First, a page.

Rick Spielman is doing the right thing by not overpaying for good talent in free agency.
Spielman's philosophy on how to rebuild the Vikings is exactly what the team needs.
We're going to be patient with this. We're going to strike when we feel there's a player out there that can help us win ballgames. The ownership has always given us the financial backing we need to go get players if we need to get them. But we're also going to be very patient and prudent as we go through this.
I know plenty of our needs are going to be filled through the draft, but we are not done yet. We are still looking at (unrestricted free agents) as we go along in this process, and we'll continue to monitor that. There may be a couple guys coming in (for visits) over the next couple of weeks. We'll continue to add players as we see fit.
By letting the free-agent market settle and focusing more on the draft, Spielman is helping the franchise realize there is no quick fix and that the team needs to build around young talent to be successful for the long haul.
The Vikings have made only made a few moves so far this offseason. All of the moves were not the prettiest, but they were the right moves.
The Vikes needed to add another tight end because offensive coordinator Bill Musgrave's knack for running two-tight end sets. The signing of free-agent tight end John Carlson was the right move because it helped out the offense, gave Kyle Rudolph the ability to focus less on blocking and more on receiving, and it helped in add some beef to the offensive line.
Although many think that the Vikes overpaid for Carlson, they actually got quite a bargain. According to Tom Pelissero of ESPN1500.com, the contract could end up only being a cheap two year deal.
John Carlson's five-year, $25 million contract with the Minnesota Vikings could end up being a two-year, $11 million pact, depending how the veteran tight end produces.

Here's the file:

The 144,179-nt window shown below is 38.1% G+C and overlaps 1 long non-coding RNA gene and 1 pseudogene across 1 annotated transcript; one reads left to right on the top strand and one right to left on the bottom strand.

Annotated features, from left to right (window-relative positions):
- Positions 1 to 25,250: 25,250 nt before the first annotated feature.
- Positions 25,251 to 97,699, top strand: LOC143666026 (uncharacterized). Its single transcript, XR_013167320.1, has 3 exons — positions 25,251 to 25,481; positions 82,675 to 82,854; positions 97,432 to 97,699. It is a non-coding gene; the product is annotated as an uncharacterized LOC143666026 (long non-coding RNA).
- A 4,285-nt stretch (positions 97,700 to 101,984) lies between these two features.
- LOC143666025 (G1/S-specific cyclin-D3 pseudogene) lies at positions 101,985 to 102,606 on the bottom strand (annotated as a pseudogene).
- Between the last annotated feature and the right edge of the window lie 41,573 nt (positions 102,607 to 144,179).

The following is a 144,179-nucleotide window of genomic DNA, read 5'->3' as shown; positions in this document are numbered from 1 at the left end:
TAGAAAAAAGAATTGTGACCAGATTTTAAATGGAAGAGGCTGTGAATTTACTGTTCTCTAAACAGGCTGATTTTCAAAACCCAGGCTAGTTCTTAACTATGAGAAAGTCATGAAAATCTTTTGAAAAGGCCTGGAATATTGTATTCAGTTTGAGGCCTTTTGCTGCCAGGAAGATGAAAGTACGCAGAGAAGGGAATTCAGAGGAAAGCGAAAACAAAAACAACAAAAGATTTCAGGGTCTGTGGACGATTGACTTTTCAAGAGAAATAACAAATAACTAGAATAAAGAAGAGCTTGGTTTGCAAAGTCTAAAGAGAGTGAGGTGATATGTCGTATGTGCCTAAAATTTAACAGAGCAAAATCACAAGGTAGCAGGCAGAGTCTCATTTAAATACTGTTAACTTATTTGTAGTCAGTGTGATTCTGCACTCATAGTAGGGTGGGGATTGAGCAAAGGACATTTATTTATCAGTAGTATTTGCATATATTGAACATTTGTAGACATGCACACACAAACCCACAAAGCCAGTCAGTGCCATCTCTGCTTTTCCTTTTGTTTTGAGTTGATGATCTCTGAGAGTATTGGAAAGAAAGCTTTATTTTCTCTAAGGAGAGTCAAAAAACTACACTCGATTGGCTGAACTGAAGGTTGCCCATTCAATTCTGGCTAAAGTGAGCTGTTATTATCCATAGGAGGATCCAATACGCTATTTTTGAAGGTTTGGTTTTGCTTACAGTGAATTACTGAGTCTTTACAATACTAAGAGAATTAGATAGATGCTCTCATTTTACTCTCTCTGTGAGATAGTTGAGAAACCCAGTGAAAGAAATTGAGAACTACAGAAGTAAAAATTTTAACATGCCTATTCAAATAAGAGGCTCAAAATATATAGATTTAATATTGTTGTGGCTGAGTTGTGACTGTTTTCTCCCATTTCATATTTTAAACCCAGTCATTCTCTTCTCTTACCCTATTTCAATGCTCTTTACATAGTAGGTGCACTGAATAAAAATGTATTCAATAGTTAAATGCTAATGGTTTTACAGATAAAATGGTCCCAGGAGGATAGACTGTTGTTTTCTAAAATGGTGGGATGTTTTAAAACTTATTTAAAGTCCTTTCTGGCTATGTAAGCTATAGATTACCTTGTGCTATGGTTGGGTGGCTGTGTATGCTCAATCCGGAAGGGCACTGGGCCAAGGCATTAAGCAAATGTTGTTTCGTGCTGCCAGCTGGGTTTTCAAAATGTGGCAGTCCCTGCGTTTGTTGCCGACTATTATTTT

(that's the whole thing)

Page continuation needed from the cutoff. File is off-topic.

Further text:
According to a source with access to NFL salary data, only $9.1 million of the deal Carlson signed on Wednesday is truly guaranteed—a $5 million signing bonus, plus Carlson's full $2.9 million base salary in 2012 and $1.2 million of his $2.9 million base salary in 2013.
The rest is tied up in scheduled base salaries of $3.9 million in 2014 and $4.9 million in 2015 and '16, plus annual workout bonuses of $100,000. It's the sort of pay-as-you-go deal the Vikings have used for years to keep their cap healthy.
Carlson's signing was also crucial because it seems as if Visanthe Shiancoe will likely not re-join the team as he is already meeting with the Seattle Seahawks.
The Vikings also re-signed free-agent defensive tackles Fred Evans and Letroy Guion to two- and three-year deals respectively. These moves were great because the Vikes needed to ensure they had enough beef on the defensive line. Now Spielman can take his focus off trying to find a starting nose tackle because it has been reported that Guion will play that position for the team.
Spielman will likely look into signing another wide receiver, but all signs point to the Vikings finding a couple in the draft and developing them. This is the right move to make because some of the wide receivers left in the free-agent pool may ask for more money than they are worth. Wide receivers are tricky, and the Vikes may feel more comfortable trying to develop one of their own.
What Spielman and the Vikings management have done so far is focused on the team's youth movement. They can not be blamed for this because the Vikings are not the same team they were in 2009. The higher-ups in the organization and the fans all need to realize there is no pill that will easily fix all these problems for the team.
It will take some time to develop the team into a Super Bowl contender, and it would be hard to do that if the team would bring in coveted free agents who may flat line after they received their big paycheck.
Fortunately for the Vikings' sake, Rick Spielman has realized this fact. The draft is where the Vikings will fill all of their positions. Hopefully for everyone involved with the team, those positions are permanent solutions.
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